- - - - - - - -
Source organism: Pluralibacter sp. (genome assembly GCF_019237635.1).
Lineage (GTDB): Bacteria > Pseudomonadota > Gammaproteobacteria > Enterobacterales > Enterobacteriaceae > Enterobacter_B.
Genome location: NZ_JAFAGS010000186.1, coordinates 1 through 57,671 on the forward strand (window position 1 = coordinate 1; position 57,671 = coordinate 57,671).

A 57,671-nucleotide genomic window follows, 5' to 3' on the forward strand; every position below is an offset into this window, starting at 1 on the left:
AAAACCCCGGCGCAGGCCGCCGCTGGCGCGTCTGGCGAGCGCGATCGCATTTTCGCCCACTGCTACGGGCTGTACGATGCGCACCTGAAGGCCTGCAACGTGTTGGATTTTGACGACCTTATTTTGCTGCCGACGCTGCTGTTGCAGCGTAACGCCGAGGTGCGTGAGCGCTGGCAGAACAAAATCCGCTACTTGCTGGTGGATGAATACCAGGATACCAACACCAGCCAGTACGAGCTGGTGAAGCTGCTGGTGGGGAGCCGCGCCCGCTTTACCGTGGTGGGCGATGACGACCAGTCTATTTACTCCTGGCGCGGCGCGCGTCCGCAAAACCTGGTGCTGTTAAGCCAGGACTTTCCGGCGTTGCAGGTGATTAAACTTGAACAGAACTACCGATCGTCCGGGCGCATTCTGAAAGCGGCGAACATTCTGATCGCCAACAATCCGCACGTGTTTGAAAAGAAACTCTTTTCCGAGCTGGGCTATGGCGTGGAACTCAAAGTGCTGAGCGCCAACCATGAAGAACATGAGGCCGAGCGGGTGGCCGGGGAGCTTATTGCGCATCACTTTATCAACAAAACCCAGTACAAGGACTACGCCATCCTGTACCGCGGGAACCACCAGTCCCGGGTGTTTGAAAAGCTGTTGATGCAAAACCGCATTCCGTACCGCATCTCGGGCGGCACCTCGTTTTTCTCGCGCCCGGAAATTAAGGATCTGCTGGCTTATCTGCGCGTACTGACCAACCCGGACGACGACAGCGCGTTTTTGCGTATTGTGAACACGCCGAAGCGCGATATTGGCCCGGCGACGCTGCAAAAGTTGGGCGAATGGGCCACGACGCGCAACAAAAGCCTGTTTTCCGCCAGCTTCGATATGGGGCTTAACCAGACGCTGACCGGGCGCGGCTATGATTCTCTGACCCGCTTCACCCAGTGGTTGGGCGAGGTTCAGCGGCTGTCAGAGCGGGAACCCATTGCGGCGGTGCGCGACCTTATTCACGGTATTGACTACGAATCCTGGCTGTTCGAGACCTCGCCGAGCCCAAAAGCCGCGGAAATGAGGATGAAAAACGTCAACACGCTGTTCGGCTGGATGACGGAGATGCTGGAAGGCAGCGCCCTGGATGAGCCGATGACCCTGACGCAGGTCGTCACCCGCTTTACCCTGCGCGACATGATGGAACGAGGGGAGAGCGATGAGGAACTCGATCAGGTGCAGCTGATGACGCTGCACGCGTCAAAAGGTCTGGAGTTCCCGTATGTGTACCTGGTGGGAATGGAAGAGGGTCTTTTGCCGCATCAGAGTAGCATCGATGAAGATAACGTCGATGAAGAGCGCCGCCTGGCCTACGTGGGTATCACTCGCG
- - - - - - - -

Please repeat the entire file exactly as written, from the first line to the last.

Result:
Source organism: Pluralibacter sp. (genome assembly GCF_019237635.1).
Lineage (GTDB): Bacteria > Pseudomonadota > Gammaproteobacteria > Enterobacterales > Enterobacteriaceae > Enterobacter_B.
Genome location: NZ_JAFAGS010000186.1, coordinates 1 through 57,671 on the forward strand (window position 1 = coordinate 1; position 57,671 = coordinate 57,671).

A 57,671-nucleotide genomic window follows, 5' to 3' on the forward strand; every position below is an offset into this window, starting at 1 on the left:
AAAACCCCGGCGCAGGCCGCCGCTGGCGCGTCTGGCGAGCGCGATCGCATTTTCGCCCACTGCTACGGGCTGTACGATGCGCACCTGAAGGCCTGCAACGTGTTGGATTTTGACGACCTTATTTTGCTGCCGACGCTGCTGTTGCAGCGTAACGCCGAGGTGCGTGAGCGCTGGCAGAACAAAATCCGCTACTTGCTGGTGGATGAATACCAGGATACCAACACCAGCCAGTACGAGCTGGTGAAGCTGCTGGTGGGGAGCCGCGCCCGCTTTACCGTGGTGGGCGATGACGACCAGTCTATTTACTCCTGGCGCGGCGCGCGTCCGCAAAACCTGGTGCTGTTAAGCCAGGACTTTCCGGCGTTGCAGGTGATTAAACTTGAACAGAACTACCGATCGTCCGGGCGCATTCTGAAAGCGGCGAACATTCTGATCGCCAACAATCCGCACGTGTTTGAAAAGAAACTCTTTTCCGAGCTGGGCTATGGCGTGGAACTCAAAGTGCTGAGCGCCAACCATGAAGAACATGAGGCCGAGCGGGTGGCCGGGGAGCTTATTGCGCATCACTTTATCAACAAAACCCAGTACAAGGACTACGCCATCCTGTACCGCGGGAACCACCAGTCCCGGGTGTTTGAAAAGCTGTTGATGCAAAACCGCATTCCGTACCGCATCTCGGGCGGCACCTCGTTTTTCTCGCGCCCGGAAATTAAGGATCTGCTGGCTTATCTGCGCGTACTGACCAACCCGGACGACGACAGCGCGTTTTTGCGTATTGTGAACACGCCGAAGCGCGATATTGGCCCGGCGACGCTGCAAAAGTTGGGCGAATGGGCCACGACGCGCAACAAAAGCCTGTTTTCCGCCAGCTTCGATATGGGGCTTAACCAGACGCTGACCGGGCGCGGCTATGATTCTCTGACCCGCTTCACCCAGTGGTTGGGCGAGGTTCAGCGGCTGTCAGAGCGGGAACCCATTGCGGCGGTGCGCGACCTTATTCACGGTATTGACTACGAATCCTGGCTGTTCGAGACCTCGCCGAGCCCAAAAGCCGCGGAAATGAGGATGAAAAACGTCAACACGCTGTTCGGCTGGATGACGGAGATGCTGGAAGGCAGCGCCCTGGATGAGCCGATGACCCTGACGCAGGTCGTCACCCGCTTTACCCTGCGCGACATGATGGAACGAGGGGAGAGCGATGAGGAACTCGATCAGGTGCAGCTGATGACGCTGCACGCGTCAAAAGGTCTGGAGTTCCCGTATGTGTACCTGGTGGGAATGGAAGAGGGTCTTTTGCCGCATCAGAGTAGCATCGATGAAGATAACGTCGATGAAGAGCGCCGCCTGGCCTACGTGGGTATCACTCGCG